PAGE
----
When President Bush tries to tell the nation that the economy is basically sound, and Americans are managing their budgets just fine, it's yet another insulting reminder of how completely out of touch Washington is with Main Street. For the 23 million small business owners in this country, many of whom are staring at the brink of bankruptcy, nothing could be further from the truth.
In fact, according to a poll my firm just commissioned from Suffolk University, a whopping 81% of small business owners feel we are now in a full-blown economic recession, and exactly half believe it will get much worse.
A stunning 63% of the 400 poll respondents, drawn from a nation-wide database between June and July, feel the federal government is "doing nothing" to help small businesses. Another 23% said it's doing "little." And the vast majority (72%) is more than a little sour at the perception that the federal government is bailing out Wall Street.
Don't get me wrong. To some degree, the government needs to stop the big banks from going all the way down the tubes because, if they don't, a broken financial sector will take the rest of the economy right down with it. Even a bailout of Fannie Mae and Freddie Mac probably has to happen, although that mess and others like it were created in part by the fact that regulators were asleep at the wheel.
But why should small business get nothing while Wall Street benefits? It's shortsighted, and it will only serve to speed the spiral effect of the economic downturn as these enterprises stop investing, and continue to lay off workers. With rising gas prices furthering the slide, our poll definitively demonstrates it's time the White House and Congress offer concrete emergency programs to help small businesses.
I'm seeing the dire need first hand. As founder and chairman of American Management Services, a 21-year old practice that implements turnaround strategies for privately held small and mid-sized firms, I've worked with more than 6,000 company leaders across 400 different industries, and their message is consistently depressing. Gas and energy prices, along with general inflation costs, are killing them. They are desperate.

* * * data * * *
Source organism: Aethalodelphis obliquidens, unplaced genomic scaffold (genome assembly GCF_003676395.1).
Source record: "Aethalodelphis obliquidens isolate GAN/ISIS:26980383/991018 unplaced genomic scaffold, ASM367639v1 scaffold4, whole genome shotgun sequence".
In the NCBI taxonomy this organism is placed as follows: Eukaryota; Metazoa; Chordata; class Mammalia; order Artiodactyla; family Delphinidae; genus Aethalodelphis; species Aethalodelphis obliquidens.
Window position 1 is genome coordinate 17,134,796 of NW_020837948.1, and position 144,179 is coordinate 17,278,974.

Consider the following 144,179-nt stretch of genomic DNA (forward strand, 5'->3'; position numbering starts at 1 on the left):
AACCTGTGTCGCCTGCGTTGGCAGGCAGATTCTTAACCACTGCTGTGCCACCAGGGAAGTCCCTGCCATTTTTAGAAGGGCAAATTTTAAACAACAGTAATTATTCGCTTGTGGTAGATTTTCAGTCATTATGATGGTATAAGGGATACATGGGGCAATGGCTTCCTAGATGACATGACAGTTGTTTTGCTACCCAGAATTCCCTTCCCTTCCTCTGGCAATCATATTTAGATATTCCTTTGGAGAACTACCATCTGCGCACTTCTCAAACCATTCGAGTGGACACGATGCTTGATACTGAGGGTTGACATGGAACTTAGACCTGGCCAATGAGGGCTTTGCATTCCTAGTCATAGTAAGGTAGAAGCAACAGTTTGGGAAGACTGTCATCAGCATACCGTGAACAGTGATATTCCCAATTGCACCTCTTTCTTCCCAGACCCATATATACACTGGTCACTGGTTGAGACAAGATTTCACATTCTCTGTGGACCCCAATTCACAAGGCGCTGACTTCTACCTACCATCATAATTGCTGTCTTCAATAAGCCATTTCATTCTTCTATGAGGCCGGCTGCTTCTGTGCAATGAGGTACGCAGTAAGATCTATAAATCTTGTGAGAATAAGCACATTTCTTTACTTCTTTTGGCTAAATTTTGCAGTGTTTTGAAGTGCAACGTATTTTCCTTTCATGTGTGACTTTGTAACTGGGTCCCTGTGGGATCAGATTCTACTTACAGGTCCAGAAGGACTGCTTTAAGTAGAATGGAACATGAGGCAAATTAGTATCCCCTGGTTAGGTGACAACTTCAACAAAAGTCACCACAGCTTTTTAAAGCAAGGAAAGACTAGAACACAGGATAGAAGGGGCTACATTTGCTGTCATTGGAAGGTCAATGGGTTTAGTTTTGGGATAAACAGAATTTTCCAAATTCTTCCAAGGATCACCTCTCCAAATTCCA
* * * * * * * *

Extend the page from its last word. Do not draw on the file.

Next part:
Sure, there are many things they can do to help themselves long before it gets to this point. Good times can mask a whole host of inherent management problems. I call it the "Bay of Fundy" effect. That body of water, in my home state of Maine, has some of the highest tide and headwaters in the world. High tide swell to as much as 60 feet in a typical day. But when that tide goes down, the force of nature practically sucks the bay dry and brings down everything with it.
The economic tide has turned to devastating effect. Tens of thousands of small American companies, from tiny Mom & Pop operations to firms that once enjoyed tens of millions of dollars in revenue, will fail this year due to government inaction. And Wall Street firms, most of which are big enough to withstand the blows of an economic downturn without getting wiped out, can borrow billions at 2.28%. Meanwhile, their small business brethren are having their credit cut off as we speak. Did somebody say something about an economic stimulus? Who for? Nothing the government has done helps the people who need it most.
The sad part is, I don't see either of the presidential candidates doing much better by Main Street. Nearly half of the respondents to our poll (49%) admitted they did not know which presidential candidate had the best program for small businesses, while substantially more (80%), had no idea where Senators McCain and Obama stand on the issue.
Among small business leaders, McCain leads Obama by a margin of 38% to 21%, with 32% undecided. Their ambivalence comes as no surprise, because, as far as anyone can tell, the issues facing small business are barely a blip on either candidate's radar.
In the vision-impaired eyes of our politicians, a little family-run bakery in Dayton, Ohio doesn't count. Yet it's businesses like these that create 60% of the nation's jobs. The small business sector is clearly an economic engine and it's stalling. It's time to get it re-started.
George Cloutier is founder and Chairman of American Management Services, Inc., the leading consultants and turnaround experts for small and mid-sized businesses. A magna cum laude graduate of Harvard, and holder of an MBA from Harvard Business School, Cloutier is one of the most sought after experts on small business by government agencies and corporations around the world. He is also one of the most colorful denizen's of "Richistan," Robert Frank's New York Time's bestseller.